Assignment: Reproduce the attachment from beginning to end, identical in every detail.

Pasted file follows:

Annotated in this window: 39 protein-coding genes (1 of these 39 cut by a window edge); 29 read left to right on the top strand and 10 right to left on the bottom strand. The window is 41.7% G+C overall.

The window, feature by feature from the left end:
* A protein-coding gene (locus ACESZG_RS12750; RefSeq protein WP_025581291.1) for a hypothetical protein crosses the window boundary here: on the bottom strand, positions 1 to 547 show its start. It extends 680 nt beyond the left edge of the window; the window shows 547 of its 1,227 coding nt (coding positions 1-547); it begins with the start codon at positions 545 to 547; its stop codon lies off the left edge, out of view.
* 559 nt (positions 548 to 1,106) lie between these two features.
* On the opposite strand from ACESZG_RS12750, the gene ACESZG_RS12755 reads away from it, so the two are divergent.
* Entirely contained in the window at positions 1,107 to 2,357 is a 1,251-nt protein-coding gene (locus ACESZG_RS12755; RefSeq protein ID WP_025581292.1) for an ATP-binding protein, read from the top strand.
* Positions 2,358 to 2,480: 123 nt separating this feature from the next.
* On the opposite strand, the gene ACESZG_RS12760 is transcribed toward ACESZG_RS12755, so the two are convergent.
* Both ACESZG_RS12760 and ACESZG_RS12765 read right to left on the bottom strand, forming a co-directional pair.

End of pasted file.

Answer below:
Annotated in this window: 39 protein-coding genes (1 of these 39 cut by a window edge); 29 read left to right on the top strand and 10 right to left on the bottom strand. The window is 41.7% G+C overall.

The window, feature by feature from the left end:
* A protein-coding gene (locus ACESZG_RS12750; RefSeq protein WP_025581291.1) for a hypothetical protein crosses the window boundary here: on the bottom strand, positions 1 to 547 show its start. It extends 680 nt beyond the left edge of the window; the window shows 547 of its 1,227 coding nt (coding positions 1-547); it begins with the start codon at positions 545 to 547; its stop codon lies off the left edge, out of view.
* 559 nt (positions 548 to 1,106) lie between these two features.
* On the opposite strand from ACESZG_RS12750, the gene ACESZG_RS12755 reads away from it, so the two are divergent.
* Entirely contained in the window at positions 1,107 to 2,357 is a 1,251-nt protein-coding gene (locus ACESZG_RS12755; RefSeq protein ID WP_025581292.1) for an ATP-binding protein, read from the top strand.
* Positions 2,358 to 2,480: 123 nt separating this feature from the next.
* On the opposite strand, the gene ACESZG_RS12760 is transcribed toward ACESZG_RS12755, so the two are convergent.
* Both ACESZG_RS12760 and ACESZG_RS12765 read right to left on the bottom strand, forming a co-directional pair.